Harry Thompson, his journal.
I light a candle and look on the man sprawled facedown among tangled bedclothes. The night air is sticky, airless, almost as hot as the day. I’m sat here at the desk, sleepless from the heat, as I will be until dawn brings a breeze from the sea, with the scent of tar and ships and a faint cool. I’ll sleep then. For now, I write. And look at him.
Gauze curtains hang around the bed, white, ghostly, veiling him. He’s kicked off everything but the tail end of a sheet and has hidden his face in the crook of his arm. His back is pale as milk and, in the candlelight, a sheen of sweat gilds his muscles. He is a tall man, lithe and slender, and his black hair gleams like jet, curling into the nape of his neck, where a final lock kicks up like a drake’s tail. I lean down to part the drapes and rest a hand gently on his bare shoulder. He shifts towards the touch without waking.
How did I come here? What strange movement of the heavens or gamble of Providence marked me out to be so blessed?
I reach for the open window and edge the sash a quarter inch further, letting in lush, choking air and a multitude of Saint Sebastian’s insect life. The pages of my journal lie limp and damp, and the ink sinks thirstily into them. A week ago, I examined a ship trading ice out of Greenland, crawled about the hold and parted the woven mats of straw to touch the cargo’s glassy sides and feel its burning chill with my fingertips. It was the first time I have been cold in almost a decade.
There might be some relief from this pressing humidity in the tiny boathouse beneath our dwelling. The thought of taking candle and journal and sneaking down there, to write in the cool, is appealing. But it would mean leaving him alone, and I begrudge every moment spent out of his presence. We have been forced to give up so much for this, our state of near-married bliss. Best appreciate it now, lest tomorrow the hangman snatch it away.
The oak-apple-gall-and-vinegar scent of the ink pricks my nose. I sand the page and smooth it. Why do I want to leave this record? Why not leave our story untold? It is dangerous to speak, let alone to commit the words to paper. My need to confess may be the death of us both. But it leaves a bad taste in my mouth that this love should go unrecorded, that posterity should judge men like myself—like him—by the poor fools driven out to grope strangers in alleys, all fumbling fingers and anonymous grunting. Those of us uncaught must perforce be silent. But one day, perhaps, when the world has grown kinder, this journal will be read by less jaundiced eyes. To them I will be able to say there was fidelity here, and love, and long-suffering sacrifice, and joy. To them I will be able to speak the truth.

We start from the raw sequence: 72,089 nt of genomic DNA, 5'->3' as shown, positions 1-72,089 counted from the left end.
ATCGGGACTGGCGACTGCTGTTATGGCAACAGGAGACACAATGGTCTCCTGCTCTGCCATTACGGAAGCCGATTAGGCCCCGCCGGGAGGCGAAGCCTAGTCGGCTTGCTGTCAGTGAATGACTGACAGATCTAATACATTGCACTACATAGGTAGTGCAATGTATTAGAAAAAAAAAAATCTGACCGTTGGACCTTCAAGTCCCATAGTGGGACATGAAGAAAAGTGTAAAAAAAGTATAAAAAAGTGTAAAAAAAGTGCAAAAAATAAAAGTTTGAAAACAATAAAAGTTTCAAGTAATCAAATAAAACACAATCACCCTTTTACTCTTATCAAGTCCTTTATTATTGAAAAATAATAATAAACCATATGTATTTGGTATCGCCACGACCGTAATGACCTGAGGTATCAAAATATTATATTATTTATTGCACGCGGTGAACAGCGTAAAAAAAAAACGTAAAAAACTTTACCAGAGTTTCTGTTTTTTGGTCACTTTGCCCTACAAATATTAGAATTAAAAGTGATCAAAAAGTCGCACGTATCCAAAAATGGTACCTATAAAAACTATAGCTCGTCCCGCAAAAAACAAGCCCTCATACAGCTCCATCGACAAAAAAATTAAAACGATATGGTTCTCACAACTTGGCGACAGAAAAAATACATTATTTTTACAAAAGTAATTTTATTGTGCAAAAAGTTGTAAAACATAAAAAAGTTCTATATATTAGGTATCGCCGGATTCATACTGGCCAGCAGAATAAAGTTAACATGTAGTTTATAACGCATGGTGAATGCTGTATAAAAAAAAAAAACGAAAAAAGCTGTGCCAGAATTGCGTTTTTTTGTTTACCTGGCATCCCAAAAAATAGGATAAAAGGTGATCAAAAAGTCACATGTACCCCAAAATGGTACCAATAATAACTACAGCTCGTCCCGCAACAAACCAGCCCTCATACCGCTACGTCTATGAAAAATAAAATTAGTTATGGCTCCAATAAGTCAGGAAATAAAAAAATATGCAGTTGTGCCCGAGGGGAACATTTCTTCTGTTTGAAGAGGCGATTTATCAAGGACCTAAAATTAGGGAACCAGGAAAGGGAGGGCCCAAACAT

I trim my pen and dip it. From the waterfront, the docks and warehouses all about us, comes the clap of rope against mast, and laughter: the riot of sailors trying to forget. In the town beyond, the notes of a cavaquinho fall like silver raindrops into the night. But, floating over all, from the hills of the interior comes a rumbling throb of drums as the slaves and the natives too remember their stories, keep their truths alive.
I should introduce myself. I am Captain Harry Thompson of His Majesty’s Royal Navy. I began my life as a Norfolk wherryman’s son. Pressed aboard the Sovereign under Captain Garvey at the age of fourteen, I took to the Navy as a bird, falling from its nest, takes to flight. It was my element and my delight. I filled my hours with work and study. Alone in my hammock at night, I imagined myself a great admiral, pacing the deck of a First Rate, my own flotilla following in a strictly measured line behind me. By diligent study of those better born than myself, I polished my manners and my mode of speech so that I could pass as a gentleman. In the year 1784 I was made lieutenant. The most junior lieutenant of the Barfleur under Admiral Lord Samuel Hood.
A man like myself, with no family connexions, may serve his whole life as a lieutenant, but I was determined that should not be my fate. If I required either a miracle or an act of heroism to secure a captain’s rank, I would produce one. So when, some years later, a French cannonball shattered the railing of the Barfleur, which burst into thrumming, foot-long splinters of sharpened oak that sprayed the quarterdeck like spears, I was ready. I leaped in front of the Admiral and received through my shoulder the dart that would otherwise have pierced his throat.
I remember the blur of the sky, hazy, hot, and deep, deep blue, all the masts bowing in towards me as if falling atop my face. I felt a crushing sensation as though they had indeed pinned me beneath them, and my mouth filled with blood. I could not have cried out even if I had tried, though I am pleased to say I did not try. I fell silently into oblivion. And then I awoke in my hammock with a vast pain, and an admiral in my debt.
Which may be taken as sufficient explanation for why, at thirty-four years of age, with a new wig atop my freshly shaved head and a servant going on before me to carry my baggage, I took possession of my first, and last, command.